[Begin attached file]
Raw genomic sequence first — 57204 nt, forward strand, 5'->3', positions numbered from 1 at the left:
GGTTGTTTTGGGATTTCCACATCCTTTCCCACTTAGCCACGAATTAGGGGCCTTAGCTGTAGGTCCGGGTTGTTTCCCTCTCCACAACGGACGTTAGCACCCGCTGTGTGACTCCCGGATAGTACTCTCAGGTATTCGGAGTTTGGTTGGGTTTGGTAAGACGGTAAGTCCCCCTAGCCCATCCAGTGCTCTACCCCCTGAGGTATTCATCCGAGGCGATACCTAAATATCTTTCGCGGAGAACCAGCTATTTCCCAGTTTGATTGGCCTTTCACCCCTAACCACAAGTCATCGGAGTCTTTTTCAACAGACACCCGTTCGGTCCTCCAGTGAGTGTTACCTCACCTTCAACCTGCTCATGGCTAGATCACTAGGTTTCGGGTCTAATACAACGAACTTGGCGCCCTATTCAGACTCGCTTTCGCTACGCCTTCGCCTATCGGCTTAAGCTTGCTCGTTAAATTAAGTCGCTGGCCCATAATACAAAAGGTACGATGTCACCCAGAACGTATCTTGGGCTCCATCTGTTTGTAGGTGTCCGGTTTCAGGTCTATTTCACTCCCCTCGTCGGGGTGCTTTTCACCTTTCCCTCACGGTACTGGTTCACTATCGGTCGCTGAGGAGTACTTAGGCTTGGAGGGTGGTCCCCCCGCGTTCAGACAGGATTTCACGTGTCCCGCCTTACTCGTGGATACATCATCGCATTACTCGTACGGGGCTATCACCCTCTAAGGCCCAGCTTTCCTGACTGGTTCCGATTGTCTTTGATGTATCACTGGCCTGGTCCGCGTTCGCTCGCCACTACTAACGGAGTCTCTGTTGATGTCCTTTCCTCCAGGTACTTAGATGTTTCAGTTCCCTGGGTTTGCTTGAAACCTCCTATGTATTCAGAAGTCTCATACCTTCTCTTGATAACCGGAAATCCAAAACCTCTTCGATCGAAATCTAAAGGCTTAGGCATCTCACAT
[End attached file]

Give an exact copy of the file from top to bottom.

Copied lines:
Raw genomic sequence first — 57204 nt, forward strand, 5'->3', positions numbered from 1 at the left:
GGTTGTTTTGGGATTTCCACATCCTTTCCCACTTAGCCACGAATTAGGGGCCTTAGCTGTAGGTCCGGGTTGTTTCCCTCTCCACAACGGACGTTAGCACCCGCTGTGTGACTCCCGGATAGTACTCTCAGGTATTCGGAGTTTGGTTGGGTTTGGTAAGACGGTAAGTCCCCCTAGCCCATCCAGTGCTCTACCCCCTGAGGTATTCATCCGAGGCGATACCTAAATATCTTTCGCGGAGAACCAGCTATTTCCCAGTTTGATTGGCCTTTCACCCCTAACCACAAGTCATCGGAGTCTTTTTCAACAGACACCCGTTCGGTCCTCCAGTGAGTGTTACCTCACCTTCAACCTGCTCATGGCTAGATCACTAGGTTTCGGGTCTAATACAACGAACTTGGCGCCCTATTCAGACTCGCTTTCGCTACGCCTTCGCCTATCGGCTTAAGCTTGCTCGTTAAATTAAGTCGCTGGCCCATAATACAAAAGGTACGATGTCACCCAGAACGTATCTTGGGCTCCATCTGTTTGTAGGTGTCCGGTTTCAGGTCTATTTCACTCCCCTCGTCGGGGTGCTTTTCACCTTTCCCTCACGGTACTGGTTCACTATCGGTCGCTGAGGAGTACTTAGGCTTGGAGGGTGGTCCCCCCGCGTTCAGACAGGATTTCACGTGTCCCGCCTTACTCGTGGATACATCATCGCATTACTCGTACGGGGCTATCACCCTCTAAGGCCCAGCTTTCCTGACTGGTTCCGATTGTCTTTGATGTATCACTGGCCTGGTCCGCGTTCGCTCGCCACTACTAACGGAGTCTCTGTTGATGTCCTTTCCTCCAGGTACTTAGATGTTTCAGTTCCCTGGGTTTGCTTGAAACCTCCTATGTATTCAGAAGTCTCATACCTTCTCTTGATAACCGGAAATCCAAAACCTCTTCGATCGAAATCTAAAGGCTTAGGCATCTCACAT